Adam Luke MOYER, Appellant, v. STATE of Florida, Appellee.
Adam Moyer appeals from his judgment and sentence for first-degree murder. He was sentenced to life with the possibility of parole after twenty-five years. After a careful review of the parties' submissions and the record, we find no reversible error in the conviction and affirm it without further comment. In light of the supreme court's intervening decision in Horsley v. State, 160 So.3d 393 (Fla.2015), we are required to reverse Mr. Moyer's sentence and remand for a new sentencing hearing.
Mr. Moyer was seventeen years old at the time of the offense and was sentenced on April 4, 2014. At that time, section 775.082(1), Florida Statutes (2013), provided for a mandatory sentence of life imprisonment without eligibility for parole. As applied to a juvenile offender like Mr. Moyer, however, a mandatory life-without-parole sentence had been held unconstitutional by Miller v. Alabama, 132 S.Ct. 2455 (2012), which concluded that such a sentencing scheme violated the Eighth Amendment to the United States Constitution. When Mr. Moyer appeared for sentencing, our supreme court was considering but had not decided Horsley—which addressed the question of how, in the wake of Miller, courts were to sentence juvenile offenders in the absence of a constitutional statutory sentencing alternative. Horsley, 160 So.3d at 394–95.
The trial court answered that question by sentencing Mr. Moyer to life with the possibility of parole after twenty-five years pursuant to the 1993 version of section 775.082(1). It applied that statute pursuant to the doctrine of statutory revival, which “provides a mechanism for filling an intolerable gap in the law by reverting to prior statutory language.” Partlow v. State, 134 So.3d 1027, 1033–34 (Fla. 1st DCA 2013) (Makar, J., concurring in part and dissenting in part) (arguing for the application of section 775.082(1) to similar cases)). After the trial court sentenced Mr. Moyer, and while the supreme court was still considering Horsley, the legislature adopted and the governor signed chapter 2014–220, Laws of Florida, which filled the gap left by Miller by providing the standards and procedures by which juveniles were to be sentenced for offenses that previously would have called for a mandatory life-without-parole sentence. See §§ 921.1401, .1402, Fla. Stat. (2014).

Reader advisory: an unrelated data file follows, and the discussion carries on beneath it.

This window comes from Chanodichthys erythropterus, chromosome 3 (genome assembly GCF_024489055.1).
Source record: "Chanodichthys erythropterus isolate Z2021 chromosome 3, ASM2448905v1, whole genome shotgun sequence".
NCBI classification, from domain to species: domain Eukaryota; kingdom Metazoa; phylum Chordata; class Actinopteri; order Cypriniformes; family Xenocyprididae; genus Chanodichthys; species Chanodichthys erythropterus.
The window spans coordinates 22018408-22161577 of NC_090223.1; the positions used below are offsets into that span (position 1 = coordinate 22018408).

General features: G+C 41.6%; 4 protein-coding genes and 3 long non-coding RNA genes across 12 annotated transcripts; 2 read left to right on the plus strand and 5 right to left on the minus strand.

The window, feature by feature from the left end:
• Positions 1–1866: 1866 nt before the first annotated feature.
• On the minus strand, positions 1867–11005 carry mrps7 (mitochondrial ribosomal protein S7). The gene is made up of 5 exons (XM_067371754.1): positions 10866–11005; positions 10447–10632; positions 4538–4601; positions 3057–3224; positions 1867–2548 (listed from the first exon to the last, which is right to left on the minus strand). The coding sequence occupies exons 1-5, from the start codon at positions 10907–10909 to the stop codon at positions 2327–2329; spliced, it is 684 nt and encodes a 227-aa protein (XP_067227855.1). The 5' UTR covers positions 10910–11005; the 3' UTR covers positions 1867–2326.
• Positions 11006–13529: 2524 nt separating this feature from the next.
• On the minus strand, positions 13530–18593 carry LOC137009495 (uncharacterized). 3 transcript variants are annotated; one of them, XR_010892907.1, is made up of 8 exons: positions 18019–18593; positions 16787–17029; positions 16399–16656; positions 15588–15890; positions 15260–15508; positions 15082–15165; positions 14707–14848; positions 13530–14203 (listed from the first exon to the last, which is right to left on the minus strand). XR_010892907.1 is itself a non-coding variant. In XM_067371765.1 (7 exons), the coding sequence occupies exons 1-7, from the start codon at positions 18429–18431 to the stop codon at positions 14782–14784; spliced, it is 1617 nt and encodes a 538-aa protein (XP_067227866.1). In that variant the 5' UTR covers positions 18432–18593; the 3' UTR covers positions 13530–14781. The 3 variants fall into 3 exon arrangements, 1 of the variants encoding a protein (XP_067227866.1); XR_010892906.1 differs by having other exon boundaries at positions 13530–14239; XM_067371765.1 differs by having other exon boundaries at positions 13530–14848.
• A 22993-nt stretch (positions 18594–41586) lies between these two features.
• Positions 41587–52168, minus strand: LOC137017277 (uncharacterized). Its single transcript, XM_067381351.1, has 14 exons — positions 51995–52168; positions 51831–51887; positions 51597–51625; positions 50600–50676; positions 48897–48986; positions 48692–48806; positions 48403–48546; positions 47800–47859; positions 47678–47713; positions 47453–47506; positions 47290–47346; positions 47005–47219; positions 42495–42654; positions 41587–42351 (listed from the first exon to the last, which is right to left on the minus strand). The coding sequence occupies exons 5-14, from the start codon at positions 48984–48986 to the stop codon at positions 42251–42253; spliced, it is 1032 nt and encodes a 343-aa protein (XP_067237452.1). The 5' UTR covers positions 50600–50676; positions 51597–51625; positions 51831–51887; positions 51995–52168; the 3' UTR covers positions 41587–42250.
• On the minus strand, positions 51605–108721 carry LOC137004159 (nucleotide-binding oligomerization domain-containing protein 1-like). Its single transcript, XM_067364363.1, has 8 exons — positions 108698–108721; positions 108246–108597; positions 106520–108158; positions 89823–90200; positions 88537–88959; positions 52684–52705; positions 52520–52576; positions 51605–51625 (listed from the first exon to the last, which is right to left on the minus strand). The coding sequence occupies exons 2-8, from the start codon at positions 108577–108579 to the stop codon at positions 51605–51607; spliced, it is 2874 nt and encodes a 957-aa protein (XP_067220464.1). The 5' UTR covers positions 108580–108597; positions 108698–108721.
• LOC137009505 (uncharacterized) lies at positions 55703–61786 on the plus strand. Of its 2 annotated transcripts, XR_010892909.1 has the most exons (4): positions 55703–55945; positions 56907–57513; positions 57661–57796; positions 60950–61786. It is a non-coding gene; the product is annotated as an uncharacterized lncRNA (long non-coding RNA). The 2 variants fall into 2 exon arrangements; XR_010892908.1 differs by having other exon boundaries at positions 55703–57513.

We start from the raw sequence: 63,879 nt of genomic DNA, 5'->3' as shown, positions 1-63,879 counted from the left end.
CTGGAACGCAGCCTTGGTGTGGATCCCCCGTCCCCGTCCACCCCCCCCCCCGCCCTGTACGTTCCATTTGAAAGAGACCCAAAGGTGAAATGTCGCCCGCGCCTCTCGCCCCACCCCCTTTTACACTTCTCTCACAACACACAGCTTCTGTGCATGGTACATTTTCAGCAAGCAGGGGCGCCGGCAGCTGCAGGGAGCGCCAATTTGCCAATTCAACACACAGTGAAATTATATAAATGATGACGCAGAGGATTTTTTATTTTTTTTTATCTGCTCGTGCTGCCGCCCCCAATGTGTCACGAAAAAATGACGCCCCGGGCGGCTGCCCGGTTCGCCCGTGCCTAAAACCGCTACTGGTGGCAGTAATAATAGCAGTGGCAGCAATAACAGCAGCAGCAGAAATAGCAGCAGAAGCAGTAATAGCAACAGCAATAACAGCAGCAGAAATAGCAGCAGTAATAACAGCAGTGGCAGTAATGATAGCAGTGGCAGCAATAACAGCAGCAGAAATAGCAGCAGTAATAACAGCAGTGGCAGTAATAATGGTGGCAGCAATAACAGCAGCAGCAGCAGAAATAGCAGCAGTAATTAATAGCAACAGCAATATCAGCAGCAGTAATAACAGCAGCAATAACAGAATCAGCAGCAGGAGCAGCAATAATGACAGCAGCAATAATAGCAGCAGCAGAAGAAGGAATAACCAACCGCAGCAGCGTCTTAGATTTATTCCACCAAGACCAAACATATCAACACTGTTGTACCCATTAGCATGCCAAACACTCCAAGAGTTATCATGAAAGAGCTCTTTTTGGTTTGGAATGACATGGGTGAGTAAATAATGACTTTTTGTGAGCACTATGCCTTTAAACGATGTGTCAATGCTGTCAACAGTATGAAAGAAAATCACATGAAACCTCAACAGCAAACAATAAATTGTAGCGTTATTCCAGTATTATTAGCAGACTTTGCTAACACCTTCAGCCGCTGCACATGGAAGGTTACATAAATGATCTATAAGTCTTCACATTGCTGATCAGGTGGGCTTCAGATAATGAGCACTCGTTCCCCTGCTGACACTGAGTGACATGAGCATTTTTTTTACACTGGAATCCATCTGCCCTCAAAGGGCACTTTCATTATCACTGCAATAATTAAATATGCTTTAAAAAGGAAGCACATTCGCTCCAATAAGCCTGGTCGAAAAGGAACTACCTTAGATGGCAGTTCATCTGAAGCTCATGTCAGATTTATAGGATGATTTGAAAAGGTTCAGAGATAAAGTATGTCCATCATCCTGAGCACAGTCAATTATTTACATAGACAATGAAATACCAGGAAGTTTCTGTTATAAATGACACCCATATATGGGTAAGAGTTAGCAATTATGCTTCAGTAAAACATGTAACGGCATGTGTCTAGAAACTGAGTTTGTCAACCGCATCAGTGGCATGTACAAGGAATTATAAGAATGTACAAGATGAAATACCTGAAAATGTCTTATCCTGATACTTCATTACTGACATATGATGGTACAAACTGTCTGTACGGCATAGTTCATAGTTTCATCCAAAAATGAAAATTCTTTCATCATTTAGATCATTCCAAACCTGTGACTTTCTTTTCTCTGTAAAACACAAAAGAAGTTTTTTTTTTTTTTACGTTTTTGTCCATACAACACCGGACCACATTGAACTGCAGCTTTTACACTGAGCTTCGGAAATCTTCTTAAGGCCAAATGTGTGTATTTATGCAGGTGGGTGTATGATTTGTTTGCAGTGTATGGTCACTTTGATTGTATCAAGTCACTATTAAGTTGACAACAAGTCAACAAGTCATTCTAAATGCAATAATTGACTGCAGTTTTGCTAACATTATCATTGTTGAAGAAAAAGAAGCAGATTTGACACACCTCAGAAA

Although chapter 2014–220 did not by its terms become effective until July 1, 2014, the supreme court in Horsley held that the statute should nonetheless apply to post-Miller sentences imposed before the statutory effective date. 160 So.3d at 405–06. In so holding, the supreme court expressly rejected the alternative of applying the 1993 version of section 775.082(1) pursuant to the doctrine of statutory revival. Id. at 406–08. Because it is now clear that Mr. Moyer should receive individualized sentencing consideration in accord with chapter 2014–220 and that the doctrine of statutory revival does not apply here, we reverse Mr. Moyer's sentence and remand for resentencing in accord with the new enactment. See 160 So.3d at 408 (“[A]ll juvenile offenders must receive individualized consideration before the imposition of a life sentence and ․ most juvenile offenders are eligible for a subsequent judicial review of their sentences.”); Williams v. State, 171 So.3d 143 (Fla. 5th DCA 2015) (recognizing the supreme court's rejection of the statutory revival remedy, reversing juvenile defendant's sentence for first-degree murder, and remanding for an individualized sentencing hearing); see also Morris v. State, 40 Fla. L. Weekly D1948 (Fla. 2d DCA Aug. 21, 2015) (remanding for similar individualized sentencing hearing).
Affirmed in part; reversed in part; remanded for resentencing.
LaROSE and MORRIS, JJ., Concur.